1962 Imperial Crown Convertible
$135,000 - $160,000
- One of 554 Crown Convertibles built for 1962
- The final Exner-styled Imperial with unique free-standing headlights
- Recent comprehensive and professional restoration
Just two years following the introduction of the car to bear his name, Walter P. Chrysler decided to join the ranks of the luxury car market with the January 1926 introduction of the Imperial. The Imperial 80, which debuted at the New York Auto Show, was guaranteed to do 80 mph, and it quickly became known not only for luxury but also for its performance. Imperials remained the corporate flagship until 1975, and there were many memorable examples throughout the years, such as the Classic 1931–1933 models, the Airflows from 1934 to 1937, the Crown Limousines by Ghia from 1957 to 1965, and perhaps the most flamboyant of all, the Exner-designed cars from 1955 to 1962.
The Imperial was the epitome of Chrysler’s $100-million “Forward Look” restyling. Highland Park’s most prestigious make was simply called Imperial, as the Chrysler name was dropped for the 1957 model year. Its distinctive bodyside and roof treatments, decklids, fins, and gun-sight taillights were unlike any other Chrysler product. Imperial styling was Exner at his best, and 1962 marked his last design, as well as the second and final year for the marque’s unique free-standing headlights.
The lowest production car in the Imperial lineup for 1962 was the Crown Convertible, of which only 554 were built. It had a base price of $5,770 before options, and at 227 inches long, with a weight of 4,765 pounds, it was the longest (non-limousine) production car in America. Like all Imperials, it is powered by a 340-horsepower version of the Chrysler Wedge 413-cubic inch V-8 with a four-barrel carburetor and 10:1 compression ratio, and it shifted via a three-speed Torqueflite automatic transmission with pushbutton drive. Equipment on the car included power steering, brakes, and convertible top; a six-way power seat; and an antenna. The unique squared-off steering wheel complements the “Safety Cushion” padded dash, electric clock, and Chrysler’s unique “Panelescent” instrumentation that glows from behind.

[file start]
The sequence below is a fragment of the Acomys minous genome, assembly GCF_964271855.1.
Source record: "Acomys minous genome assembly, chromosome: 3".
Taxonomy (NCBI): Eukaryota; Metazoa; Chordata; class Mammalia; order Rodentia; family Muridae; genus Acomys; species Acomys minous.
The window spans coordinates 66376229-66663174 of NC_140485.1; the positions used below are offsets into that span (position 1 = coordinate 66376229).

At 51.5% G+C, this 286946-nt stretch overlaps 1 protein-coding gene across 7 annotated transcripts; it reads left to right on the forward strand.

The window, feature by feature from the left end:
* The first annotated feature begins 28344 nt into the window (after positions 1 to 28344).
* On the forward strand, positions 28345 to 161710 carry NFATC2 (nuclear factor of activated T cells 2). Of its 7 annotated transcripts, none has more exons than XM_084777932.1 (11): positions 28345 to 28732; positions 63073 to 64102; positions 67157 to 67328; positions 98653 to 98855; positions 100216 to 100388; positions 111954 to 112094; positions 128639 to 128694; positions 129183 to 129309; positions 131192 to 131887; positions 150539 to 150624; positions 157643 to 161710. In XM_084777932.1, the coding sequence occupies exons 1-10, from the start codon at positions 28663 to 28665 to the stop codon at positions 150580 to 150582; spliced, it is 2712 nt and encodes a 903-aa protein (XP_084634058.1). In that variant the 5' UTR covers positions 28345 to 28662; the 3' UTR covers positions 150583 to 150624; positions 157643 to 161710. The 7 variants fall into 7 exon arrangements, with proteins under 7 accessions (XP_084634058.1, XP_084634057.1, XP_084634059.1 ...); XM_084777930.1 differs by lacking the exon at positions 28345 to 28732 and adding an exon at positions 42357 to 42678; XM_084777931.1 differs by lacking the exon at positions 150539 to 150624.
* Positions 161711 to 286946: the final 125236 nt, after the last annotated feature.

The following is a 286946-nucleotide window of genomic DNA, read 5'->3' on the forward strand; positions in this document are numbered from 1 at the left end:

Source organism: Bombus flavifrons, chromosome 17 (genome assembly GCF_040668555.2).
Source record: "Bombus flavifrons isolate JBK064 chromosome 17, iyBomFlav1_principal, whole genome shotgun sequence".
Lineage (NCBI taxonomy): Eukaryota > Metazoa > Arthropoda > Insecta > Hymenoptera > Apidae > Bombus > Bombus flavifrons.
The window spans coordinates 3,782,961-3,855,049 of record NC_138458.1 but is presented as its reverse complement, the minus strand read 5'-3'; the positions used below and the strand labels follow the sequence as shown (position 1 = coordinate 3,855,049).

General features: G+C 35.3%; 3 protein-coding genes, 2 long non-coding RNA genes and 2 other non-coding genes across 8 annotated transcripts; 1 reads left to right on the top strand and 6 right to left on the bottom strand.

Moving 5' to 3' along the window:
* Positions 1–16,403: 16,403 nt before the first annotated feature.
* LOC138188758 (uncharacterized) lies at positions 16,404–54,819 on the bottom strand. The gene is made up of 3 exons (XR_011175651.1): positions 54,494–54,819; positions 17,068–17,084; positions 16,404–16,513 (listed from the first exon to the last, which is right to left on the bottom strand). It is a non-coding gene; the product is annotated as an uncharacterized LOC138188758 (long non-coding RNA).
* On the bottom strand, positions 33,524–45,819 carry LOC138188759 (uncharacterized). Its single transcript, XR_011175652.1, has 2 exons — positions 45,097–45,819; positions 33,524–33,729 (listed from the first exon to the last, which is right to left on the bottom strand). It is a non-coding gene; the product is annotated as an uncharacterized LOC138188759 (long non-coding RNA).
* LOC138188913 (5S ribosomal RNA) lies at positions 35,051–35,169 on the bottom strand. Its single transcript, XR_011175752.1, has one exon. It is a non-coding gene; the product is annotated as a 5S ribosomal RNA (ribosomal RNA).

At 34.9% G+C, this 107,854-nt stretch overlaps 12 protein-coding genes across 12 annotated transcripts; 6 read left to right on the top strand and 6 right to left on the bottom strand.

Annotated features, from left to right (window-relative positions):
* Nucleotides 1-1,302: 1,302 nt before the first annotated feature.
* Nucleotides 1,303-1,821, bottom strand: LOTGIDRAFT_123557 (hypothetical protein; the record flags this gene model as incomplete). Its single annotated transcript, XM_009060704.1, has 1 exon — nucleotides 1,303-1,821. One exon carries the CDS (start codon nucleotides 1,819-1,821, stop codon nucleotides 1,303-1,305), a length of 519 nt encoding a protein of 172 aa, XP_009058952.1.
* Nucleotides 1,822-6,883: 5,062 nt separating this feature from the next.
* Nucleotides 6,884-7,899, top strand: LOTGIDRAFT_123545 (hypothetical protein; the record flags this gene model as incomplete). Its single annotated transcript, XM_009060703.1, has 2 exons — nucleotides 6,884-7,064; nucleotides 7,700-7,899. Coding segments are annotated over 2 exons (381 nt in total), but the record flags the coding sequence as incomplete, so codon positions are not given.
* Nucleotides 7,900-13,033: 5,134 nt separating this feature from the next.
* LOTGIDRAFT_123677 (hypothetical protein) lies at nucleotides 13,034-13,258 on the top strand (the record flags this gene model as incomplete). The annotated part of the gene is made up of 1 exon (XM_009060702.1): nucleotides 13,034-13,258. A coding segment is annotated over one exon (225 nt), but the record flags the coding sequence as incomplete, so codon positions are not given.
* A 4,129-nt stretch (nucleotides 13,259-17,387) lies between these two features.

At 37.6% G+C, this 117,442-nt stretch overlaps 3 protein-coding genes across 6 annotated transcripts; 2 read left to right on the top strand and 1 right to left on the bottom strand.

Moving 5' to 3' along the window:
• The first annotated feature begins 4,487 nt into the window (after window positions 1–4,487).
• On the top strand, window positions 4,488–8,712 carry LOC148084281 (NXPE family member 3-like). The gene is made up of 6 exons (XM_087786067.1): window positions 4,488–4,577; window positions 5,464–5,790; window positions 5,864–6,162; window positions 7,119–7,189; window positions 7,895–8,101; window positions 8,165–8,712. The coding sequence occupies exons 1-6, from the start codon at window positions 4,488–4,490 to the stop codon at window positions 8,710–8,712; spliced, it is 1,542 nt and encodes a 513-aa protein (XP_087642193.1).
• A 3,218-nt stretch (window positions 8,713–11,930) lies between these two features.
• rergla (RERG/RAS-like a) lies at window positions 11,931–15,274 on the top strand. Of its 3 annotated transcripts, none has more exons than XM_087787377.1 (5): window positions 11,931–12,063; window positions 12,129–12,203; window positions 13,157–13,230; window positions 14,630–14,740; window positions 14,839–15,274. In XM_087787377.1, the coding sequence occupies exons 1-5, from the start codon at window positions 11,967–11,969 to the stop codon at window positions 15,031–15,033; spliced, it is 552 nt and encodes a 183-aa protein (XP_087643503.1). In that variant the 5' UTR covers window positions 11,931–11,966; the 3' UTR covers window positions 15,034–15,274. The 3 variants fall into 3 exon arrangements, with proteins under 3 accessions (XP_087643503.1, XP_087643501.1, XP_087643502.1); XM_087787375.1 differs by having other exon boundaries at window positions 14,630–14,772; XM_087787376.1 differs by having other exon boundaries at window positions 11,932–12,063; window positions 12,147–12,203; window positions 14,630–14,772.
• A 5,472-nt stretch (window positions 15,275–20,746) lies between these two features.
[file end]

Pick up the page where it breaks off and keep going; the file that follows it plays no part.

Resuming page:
This rare Imperial is finished in stunning Formal Black with a matching black Haartz Stayfast canvas convertible top and contrasting red leather interior, and it is the beneficiary of a just-completed comprehensive, professional restoration. The air conditioning has been upgraded to the highly desirable rotary compressor (134), and an Alpine AM/FM/CD sounds system has been installed for added comfort and convenience. Seats belts add to the security of both the driver and passengers.
According to the consigner, the engine compartment and undercarriage have been highly detailed, and an auxiliary, thermostatically controlled cooling fan has been installed for care-free cruising. Firestone Deluxe Champion wide whitewall tires on chromed wire wheels add to the period look. An original sales brochure is also included with the car. As this Imperial has never been shown before, you can be the first to receive what will no doubt be admiring glances anywhere you appear in this iconic Exner-designed American boulevard cruiser.
340 hp, 413 cu. in. OHV Wedge V-8 engine, three-speed Torqueflite automatic transmission, independent front suspension with torsion bars, semi-floating rear axle with tapered semi-elliptic leaf springs, and four-wheel power-assisted hydraulic drum brakes. Wheelbase: 129 in.